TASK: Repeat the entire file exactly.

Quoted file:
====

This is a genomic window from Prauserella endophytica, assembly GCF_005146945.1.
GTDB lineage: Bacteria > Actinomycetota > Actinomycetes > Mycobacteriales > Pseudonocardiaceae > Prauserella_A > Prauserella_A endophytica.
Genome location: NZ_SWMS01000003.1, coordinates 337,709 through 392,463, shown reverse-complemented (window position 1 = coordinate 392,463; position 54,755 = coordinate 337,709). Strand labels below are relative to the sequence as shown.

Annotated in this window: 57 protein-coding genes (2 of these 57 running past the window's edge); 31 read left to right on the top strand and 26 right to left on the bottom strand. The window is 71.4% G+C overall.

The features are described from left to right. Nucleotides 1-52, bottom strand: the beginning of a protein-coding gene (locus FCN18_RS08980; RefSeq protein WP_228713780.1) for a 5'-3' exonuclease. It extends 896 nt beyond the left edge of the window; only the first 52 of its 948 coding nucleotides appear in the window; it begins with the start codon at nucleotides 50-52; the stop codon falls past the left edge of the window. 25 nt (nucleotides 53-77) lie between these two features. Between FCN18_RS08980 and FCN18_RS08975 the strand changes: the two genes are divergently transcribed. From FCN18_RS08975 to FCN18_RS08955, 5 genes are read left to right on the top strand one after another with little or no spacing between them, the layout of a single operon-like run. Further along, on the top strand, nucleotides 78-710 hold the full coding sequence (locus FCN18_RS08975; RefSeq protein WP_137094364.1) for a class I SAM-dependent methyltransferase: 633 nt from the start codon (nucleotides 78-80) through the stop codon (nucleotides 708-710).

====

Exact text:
This is a genomic window from Prauserella endophytica, assembly GCF_005146945.1.
GTDB lineage: Bacteria > Actinomycetota > Actinomycetes > Mycobacteriales > Pseudonocardiaceae > Prauserella_A > Prauserella_A endophytica.
Genome location: NZ_SWMS01000003.1, coordinates 337,709 through 392,463, shown reverse-complemented (window position 1 = coordinate 392,463; position 54,755 = coordinate 337,709). Strand labels below are relative to the sequence as shown.

Annotated in this window: 57 protein-coding genes (2 of these 57 running past the window's edge); 31 read left to right on the top strand and 26 right to left on the bottom strand. The window is 71.4% G+C overall.

The features are described from left to right. Nucleotides 1-52, bottom strand: the beginning of a protein-coding gene (locus FCN18_RS08980; RefSeq protein WP_228713780.1) for a 5'-3' exonuclease. It extends 896 nt beyond the left edge of the window; only the first 52 of its 948 coding nucleotides appear in the window; it begins with the start codon at nucleotides 50-52; the stop codon falls past the left edge of the window. 25 nt (nucleotides 53-77) lie between these two features. Between FCN18_RS08980 and FCN18_RS08975 the strand changes: the two genes are divergently transcribed. From FCN18_RS08975 to FCN18_RS08955, 5 genes are read left to right on the top strand one after another with little or no spacing between them, the layout of a single operon-like run. Further along, on the top strand, nucleotides 78-710 hold the full coding sequence (locus FCN18_RS08975; RefSeq protein WP_137094364.1) for a class I SAM-dependent methyltransferase: 633 nt from the start codon (nucleotides 78-80) through the stop codon (nucleotides 708-710).